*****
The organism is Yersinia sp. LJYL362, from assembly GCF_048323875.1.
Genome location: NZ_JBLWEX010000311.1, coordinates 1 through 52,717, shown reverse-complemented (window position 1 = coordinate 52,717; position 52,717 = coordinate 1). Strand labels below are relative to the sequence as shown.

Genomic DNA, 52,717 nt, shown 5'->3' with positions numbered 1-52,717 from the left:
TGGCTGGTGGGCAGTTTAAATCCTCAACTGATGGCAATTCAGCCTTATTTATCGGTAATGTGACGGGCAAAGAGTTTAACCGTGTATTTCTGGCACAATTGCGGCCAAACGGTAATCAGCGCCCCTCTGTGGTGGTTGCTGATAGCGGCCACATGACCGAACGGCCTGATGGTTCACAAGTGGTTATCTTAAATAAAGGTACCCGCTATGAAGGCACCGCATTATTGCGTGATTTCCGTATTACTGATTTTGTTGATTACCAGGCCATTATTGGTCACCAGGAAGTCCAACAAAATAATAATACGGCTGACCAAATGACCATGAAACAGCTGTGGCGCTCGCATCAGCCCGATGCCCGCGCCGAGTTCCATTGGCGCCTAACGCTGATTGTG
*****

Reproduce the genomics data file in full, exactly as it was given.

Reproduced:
The organism is Yersinia sp. LJYL362, from assembly GCF_048323875.1.
Genome location: NZ_JBLWEX010000311.1, coordinates 1 through 52,717, shown reverse-complemented (window position 1 = coordinate 52,717; position 52,717 = coordinate 1). Strand labels below are relative to the sequence as shown.

Genomic DNA, 52,717 nt, shown 5'->3' with positions numbered 1-52,717 from the left:
TGGCTGGTGGGCAGTTTAAATCCTCAACTGATGGCAATTCAGCCTTATTTATCGGTAATGTGACGGGCAAAGAGTTTAACCGTGTATTTCTGGCACAATTGCGGCCAAACGGTAATCAGCGCCCCTCTGTGGTGGTTGCTGATAGCGGCCACATGACCGAACGGCCTGATGGTTCACAAGTGGTTATCTTAAATAAAGGTACCCGCTATGAAGGCACCGCATTATTGCGTGATTTCCGTATTACTGATTTTGTTGATTACCAGGCCATTATTGGTCACCAGGAAGTCCAACAAAATAATAATACGGCTGACCAAATGACCATGAAACAGCTGTGGCGCTCGCATCAGCCCGATGCCCGCGCCGAGTTCCATTGGCGCCTAACGCTGATTGTG